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October: Ghostshell hacks universities, massive data breach
Records from a number of prominent universities were made public after a Ghostshell hacker obtained more than 120,000 records and sets of data. Most of the data was SQL-related content.
The leaked data contained more than 36,600 email addresses were identified and tens of thousands of university student, faculty, and staff names were disclosed. While the details of only one bank account were disclosed, much of the data included ethnic, nationality and other personally identifiable information, as well as a whole range of passwords.
The Ghostshell group is known for its higher education agenda, with focus not limited to tuition fees and troubles in the post-graduation job market.
- Read more: GhostShell university hack: By the numbers
South Carolina suffers huge Social Security records theft
The state of South Carolina suffered a massive data loss of more than 3.6 million Social Security records, after government servers were breached. With a population of 4.6 million, this breach represented about 78 percent of the state's population. 16,000 credit card details were also stolen without encryption.
The figure also included 670,000 businesses affected by the data breach. It took close to three weeks before the hack came to light after U.S. Secret Service first received information regarding an incident on October 10, 2012.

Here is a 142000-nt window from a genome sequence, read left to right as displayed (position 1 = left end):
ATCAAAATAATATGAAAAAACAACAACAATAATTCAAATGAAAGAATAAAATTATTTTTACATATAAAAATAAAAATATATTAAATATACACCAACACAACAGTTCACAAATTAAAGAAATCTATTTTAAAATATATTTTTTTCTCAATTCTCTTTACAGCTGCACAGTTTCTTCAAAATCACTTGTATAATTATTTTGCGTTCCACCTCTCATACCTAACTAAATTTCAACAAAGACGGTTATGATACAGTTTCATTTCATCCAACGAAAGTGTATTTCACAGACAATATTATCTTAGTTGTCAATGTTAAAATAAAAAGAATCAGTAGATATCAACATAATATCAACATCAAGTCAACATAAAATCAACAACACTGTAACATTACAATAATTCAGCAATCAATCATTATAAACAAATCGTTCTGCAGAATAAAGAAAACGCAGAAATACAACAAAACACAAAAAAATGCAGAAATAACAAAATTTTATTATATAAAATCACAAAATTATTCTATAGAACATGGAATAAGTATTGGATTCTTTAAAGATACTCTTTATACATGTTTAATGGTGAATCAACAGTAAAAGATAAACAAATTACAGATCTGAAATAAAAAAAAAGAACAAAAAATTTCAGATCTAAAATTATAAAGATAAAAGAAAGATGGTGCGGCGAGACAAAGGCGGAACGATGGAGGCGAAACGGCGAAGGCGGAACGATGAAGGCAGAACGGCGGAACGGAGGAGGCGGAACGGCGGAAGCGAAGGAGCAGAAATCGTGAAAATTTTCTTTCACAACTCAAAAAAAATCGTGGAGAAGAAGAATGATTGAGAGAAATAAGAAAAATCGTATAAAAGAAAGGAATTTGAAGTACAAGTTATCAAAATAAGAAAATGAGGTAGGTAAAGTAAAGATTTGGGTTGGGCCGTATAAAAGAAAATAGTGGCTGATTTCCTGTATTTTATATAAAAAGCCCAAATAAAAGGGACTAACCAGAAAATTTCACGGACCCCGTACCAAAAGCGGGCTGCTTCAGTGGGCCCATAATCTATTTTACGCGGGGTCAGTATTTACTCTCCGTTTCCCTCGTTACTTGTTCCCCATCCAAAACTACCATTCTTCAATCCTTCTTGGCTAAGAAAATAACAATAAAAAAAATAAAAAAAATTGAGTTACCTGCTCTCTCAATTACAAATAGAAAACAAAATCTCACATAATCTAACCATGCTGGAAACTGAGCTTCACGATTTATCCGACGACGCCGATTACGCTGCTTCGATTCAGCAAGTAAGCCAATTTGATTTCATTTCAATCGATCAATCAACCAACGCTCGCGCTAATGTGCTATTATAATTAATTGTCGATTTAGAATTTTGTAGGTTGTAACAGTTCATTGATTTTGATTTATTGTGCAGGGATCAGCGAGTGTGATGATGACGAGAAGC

Barnes & Noble credit card machines breached, card data stolen
Barnes & Noble had 63 stores hit -- including its flagship "world's largest bookstore" in New York City, after hackers stole vast amounts of credit card data from around the United States. The data was stolen from the credit card machines part of the 63 store's cash registers. A public letter said the book giant had disabled its 7,000 keypads in hundreds of its stores, despite only one store being hit in the successful hacking attack.
The hack was kept quiet for more than five weeks for the U.S. Justice Dept. and the FBI to investigate. Barnes & Noble said it was "working with banks, payment card brands and issuers" to identify any accounts that may have been compromised.